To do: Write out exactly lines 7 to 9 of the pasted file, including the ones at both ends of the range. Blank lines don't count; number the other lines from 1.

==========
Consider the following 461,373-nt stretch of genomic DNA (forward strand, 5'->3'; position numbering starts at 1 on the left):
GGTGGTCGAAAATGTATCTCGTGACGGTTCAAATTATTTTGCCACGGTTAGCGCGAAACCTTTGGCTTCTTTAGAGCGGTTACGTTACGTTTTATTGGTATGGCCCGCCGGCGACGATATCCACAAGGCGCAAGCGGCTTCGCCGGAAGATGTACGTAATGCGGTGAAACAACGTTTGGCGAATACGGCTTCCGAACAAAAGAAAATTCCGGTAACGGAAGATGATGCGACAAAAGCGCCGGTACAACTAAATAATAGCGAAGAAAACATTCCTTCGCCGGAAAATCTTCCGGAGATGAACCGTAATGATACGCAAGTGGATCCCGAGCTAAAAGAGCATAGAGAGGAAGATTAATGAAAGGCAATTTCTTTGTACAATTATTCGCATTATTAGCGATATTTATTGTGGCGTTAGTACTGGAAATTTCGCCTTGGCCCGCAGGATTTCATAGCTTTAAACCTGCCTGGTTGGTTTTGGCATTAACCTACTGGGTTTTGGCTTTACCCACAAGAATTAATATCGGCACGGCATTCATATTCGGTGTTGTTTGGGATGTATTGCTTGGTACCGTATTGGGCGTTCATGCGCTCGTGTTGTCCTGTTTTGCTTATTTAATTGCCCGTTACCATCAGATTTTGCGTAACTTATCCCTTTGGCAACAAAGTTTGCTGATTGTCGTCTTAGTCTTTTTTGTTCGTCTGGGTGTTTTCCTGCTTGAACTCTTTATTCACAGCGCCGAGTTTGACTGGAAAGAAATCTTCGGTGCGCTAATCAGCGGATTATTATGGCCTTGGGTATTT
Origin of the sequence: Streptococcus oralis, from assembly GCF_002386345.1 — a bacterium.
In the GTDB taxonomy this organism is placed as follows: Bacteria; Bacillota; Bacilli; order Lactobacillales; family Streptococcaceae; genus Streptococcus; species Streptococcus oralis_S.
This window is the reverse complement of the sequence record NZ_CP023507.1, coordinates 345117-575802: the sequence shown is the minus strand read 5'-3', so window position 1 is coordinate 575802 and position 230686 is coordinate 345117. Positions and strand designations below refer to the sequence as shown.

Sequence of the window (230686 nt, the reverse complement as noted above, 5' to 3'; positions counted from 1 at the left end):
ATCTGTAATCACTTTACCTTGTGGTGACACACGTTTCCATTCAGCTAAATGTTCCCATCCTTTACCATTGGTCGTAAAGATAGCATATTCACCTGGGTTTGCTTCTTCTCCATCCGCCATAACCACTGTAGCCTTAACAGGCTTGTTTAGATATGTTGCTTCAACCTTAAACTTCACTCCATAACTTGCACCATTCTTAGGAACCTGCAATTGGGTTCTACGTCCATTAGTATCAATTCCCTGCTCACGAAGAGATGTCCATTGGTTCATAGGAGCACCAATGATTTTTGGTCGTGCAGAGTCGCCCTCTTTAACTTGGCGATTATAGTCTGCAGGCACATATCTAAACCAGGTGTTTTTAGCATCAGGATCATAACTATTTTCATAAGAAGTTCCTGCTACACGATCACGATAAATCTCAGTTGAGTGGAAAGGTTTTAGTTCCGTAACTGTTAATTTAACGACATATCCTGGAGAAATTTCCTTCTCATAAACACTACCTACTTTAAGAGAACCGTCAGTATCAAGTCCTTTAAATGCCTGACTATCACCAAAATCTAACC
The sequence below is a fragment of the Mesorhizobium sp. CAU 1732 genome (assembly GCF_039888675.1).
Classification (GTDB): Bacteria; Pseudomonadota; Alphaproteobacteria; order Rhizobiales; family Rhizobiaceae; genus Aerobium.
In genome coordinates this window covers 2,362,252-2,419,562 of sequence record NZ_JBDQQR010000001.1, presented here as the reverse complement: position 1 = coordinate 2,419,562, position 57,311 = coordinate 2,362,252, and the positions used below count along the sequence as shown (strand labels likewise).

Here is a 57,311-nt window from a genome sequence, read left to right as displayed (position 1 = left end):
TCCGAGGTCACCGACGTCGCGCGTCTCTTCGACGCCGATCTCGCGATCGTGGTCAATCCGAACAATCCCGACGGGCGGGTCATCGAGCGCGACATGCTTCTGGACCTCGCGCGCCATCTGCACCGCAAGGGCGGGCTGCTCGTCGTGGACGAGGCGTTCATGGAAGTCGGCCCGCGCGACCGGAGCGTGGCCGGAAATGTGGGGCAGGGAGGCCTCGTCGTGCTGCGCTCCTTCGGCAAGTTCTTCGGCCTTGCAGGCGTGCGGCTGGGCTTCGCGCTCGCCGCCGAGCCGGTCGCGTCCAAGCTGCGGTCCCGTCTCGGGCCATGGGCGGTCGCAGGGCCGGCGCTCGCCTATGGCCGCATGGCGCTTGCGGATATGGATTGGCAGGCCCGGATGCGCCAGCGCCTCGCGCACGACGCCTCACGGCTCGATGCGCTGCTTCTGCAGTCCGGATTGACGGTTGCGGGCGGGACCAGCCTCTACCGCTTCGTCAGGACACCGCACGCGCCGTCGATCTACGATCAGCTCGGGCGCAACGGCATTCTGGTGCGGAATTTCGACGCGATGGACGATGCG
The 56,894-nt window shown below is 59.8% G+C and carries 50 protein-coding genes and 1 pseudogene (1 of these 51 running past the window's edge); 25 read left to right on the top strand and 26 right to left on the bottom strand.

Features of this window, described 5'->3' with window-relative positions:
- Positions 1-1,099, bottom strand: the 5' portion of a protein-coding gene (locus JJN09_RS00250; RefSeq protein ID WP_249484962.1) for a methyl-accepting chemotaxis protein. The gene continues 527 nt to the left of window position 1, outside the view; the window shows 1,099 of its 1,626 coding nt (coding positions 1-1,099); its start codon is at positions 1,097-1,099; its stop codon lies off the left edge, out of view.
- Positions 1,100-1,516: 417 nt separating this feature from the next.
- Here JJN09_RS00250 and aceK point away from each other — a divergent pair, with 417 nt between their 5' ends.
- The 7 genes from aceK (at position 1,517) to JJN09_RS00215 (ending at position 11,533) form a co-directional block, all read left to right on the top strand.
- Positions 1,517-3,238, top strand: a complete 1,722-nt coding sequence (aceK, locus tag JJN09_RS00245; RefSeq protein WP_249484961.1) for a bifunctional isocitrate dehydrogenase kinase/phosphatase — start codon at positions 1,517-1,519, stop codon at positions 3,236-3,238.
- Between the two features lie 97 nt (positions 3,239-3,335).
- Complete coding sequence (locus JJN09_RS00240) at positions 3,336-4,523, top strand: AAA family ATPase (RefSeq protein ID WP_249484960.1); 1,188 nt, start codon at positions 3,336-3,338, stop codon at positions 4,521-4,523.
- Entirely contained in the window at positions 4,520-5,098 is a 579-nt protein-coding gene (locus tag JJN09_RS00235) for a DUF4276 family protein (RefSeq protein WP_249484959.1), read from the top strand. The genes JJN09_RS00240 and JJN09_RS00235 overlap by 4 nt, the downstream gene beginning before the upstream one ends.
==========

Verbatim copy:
ATCTGTAATCACTTTACCTTGTGGTGACACACGTTTCCATTCAGCTAAATGTTCCCATCCTTTACCATTGGTCGTAAAGATAGCATATTCACCTGGGTTTGCTTCTTCTCCATCCGCCATAACCACTGTAGCCTTAACAGGCTTGTTTAGATATGTTGCTTCAACCTTAAACTTCACTCCATAACTTGCACCATTCTTAGGAACCTGCAATTGGGTTCTACGTCCATTAGTATCAATTCCCTGCTCACGAAGAGATGTCCATTGGTTCATAGGAGCACCAATGATTTTTGGTCGTGCAGAGTCGCCCTCTTTAACTTGGCGATTATAGTCTGCAGGCACATATCTAAACCAGGTGTTTTTAGCATCAGGATCATAACTATTTTCATAAGAAGTTCCTGCTACACGATCACGATAAATCTCAGTTGAGTGGAAAGGTTTTAGTTCCGTAACTGTTAATTTAACGACATATCCTGGAGAAATTTCCTTCTCATAAACACTACCTACTTTAAGAGAACCGTCAGTATCAAGTCCTTTAAATGCCTGACTATCACCAAAATCTAACC
The sequence below is a fragment of the Mesorhizobium sp. CAU 1732 genome (assembly GCF_039888675.1).
Classification (GTDB): Bacteria; Pseudomonadota; Alphaproteobacteria; order Rhizobiales; family Rhizobiaceae; genus Aerobium.